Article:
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Spies Attack White House Secrecy
But despite their cloak-and-dagger reputation, several of the country's leading spies, past and present, aren't happy about the rush to make things secret. To counter far-reaching, stealthy terrorist cabals, the country needs more openness, not less, they said Wednesday at Geo-Intel 2003, a first-of-its-kind conference here on the use of satellites in war, intelligence and homeland security.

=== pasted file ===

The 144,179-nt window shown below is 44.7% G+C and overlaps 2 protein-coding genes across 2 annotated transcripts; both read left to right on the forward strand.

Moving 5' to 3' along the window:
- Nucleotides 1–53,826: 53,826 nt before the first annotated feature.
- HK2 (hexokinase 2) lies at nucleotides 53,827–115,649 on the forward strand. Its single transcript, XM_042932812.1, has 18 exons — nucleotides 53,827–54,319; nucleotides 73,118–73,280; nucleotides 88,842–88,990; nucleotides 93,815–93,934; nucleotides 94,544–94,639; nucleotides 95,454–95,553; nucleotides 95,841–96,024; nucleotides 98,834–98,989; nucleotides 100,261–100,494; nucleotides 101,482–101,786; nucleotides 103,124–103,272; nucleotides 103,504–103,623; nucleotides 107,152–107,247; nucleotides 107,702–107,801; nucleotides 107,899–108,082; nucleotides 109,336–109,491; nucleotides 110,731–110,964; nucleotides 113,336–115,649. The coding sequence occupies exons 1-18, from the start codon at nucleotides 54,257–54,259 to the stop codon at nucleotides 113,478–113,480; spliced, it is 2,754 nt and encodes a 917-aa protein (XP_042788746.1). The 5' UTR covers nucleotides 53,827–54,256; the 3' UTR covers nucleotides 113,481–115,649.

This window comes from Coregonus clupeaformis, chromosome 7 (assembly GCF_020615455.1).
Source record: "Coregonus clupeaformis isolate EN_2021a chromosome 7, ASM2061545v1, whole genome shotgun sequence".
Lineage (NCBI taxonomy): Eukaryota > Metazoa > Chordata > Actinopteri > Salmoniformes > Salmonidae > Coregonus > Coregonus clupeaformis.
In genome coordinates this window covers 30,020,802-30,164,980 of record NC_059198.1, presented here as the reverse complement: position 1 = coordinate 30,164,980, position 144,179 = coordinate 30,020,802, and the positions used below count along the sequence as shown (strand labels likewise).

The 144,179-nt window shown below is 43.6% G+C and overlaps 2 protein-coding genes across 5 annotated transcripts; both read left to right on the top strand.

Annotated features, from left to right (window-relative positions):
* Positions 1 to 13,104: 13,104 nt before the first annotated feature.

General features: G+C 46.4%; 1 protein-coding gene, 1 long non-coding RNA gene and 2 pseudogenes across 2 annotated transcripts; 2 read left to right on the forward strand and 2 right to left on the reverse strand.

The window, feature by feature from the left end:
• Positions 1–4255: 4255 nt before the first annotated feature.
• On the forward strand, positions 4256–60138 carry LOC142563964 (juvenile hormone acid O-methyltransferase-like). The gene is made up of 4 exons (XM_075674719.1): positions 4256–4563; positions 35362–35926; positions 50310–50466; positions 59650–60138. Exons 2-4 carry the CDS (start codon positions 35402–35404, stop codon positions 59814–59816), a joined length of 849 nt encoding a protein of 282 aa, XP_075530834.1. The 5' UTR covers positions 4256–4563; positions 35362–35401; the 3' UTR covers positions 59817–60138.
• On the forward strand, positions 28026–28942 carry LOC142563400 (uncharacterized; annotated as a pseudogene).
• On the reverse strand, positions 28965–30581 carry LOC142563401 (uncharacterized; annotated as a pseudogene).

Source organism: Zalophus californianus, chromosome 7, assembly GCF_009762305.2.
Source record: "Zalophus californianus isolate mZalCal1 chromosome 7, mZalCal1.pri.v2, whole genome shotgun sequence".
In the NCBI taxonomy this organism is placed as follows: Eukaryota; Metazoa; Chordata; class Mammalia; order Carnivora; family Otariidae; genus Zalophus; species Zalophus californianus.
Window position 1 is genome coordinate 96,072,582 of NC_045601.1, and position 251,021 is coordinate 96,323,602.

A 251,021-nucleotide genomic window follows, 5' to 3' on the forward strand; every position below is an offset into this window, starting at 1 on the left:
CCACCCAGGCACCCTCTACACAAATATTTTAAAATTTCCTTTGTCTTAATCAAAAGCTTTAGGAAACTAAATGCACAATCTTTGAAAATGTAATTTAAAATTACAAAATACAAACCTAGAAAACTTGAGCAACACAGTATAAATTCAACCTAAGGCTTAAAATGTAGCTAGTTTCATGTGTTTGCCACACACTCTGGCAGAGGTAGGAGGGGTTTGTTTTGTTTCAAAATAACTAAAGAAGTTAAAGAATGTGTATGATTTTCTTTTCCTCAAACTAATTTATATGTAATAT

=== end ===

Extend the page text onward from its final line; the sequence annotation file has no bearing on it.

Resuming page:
"Our secrecy system is all about protecting secrecy officers, and has nothing to do with protecting secrets. It's a self-licking ice-cream cone," said Rich Haver, until recently Donald Rumsfeld's special assistant for intelligence, now with Northrop Grumman. "We're compartmentalizing the shit out of things. It's causing a total meltdown of our intelligence processes."
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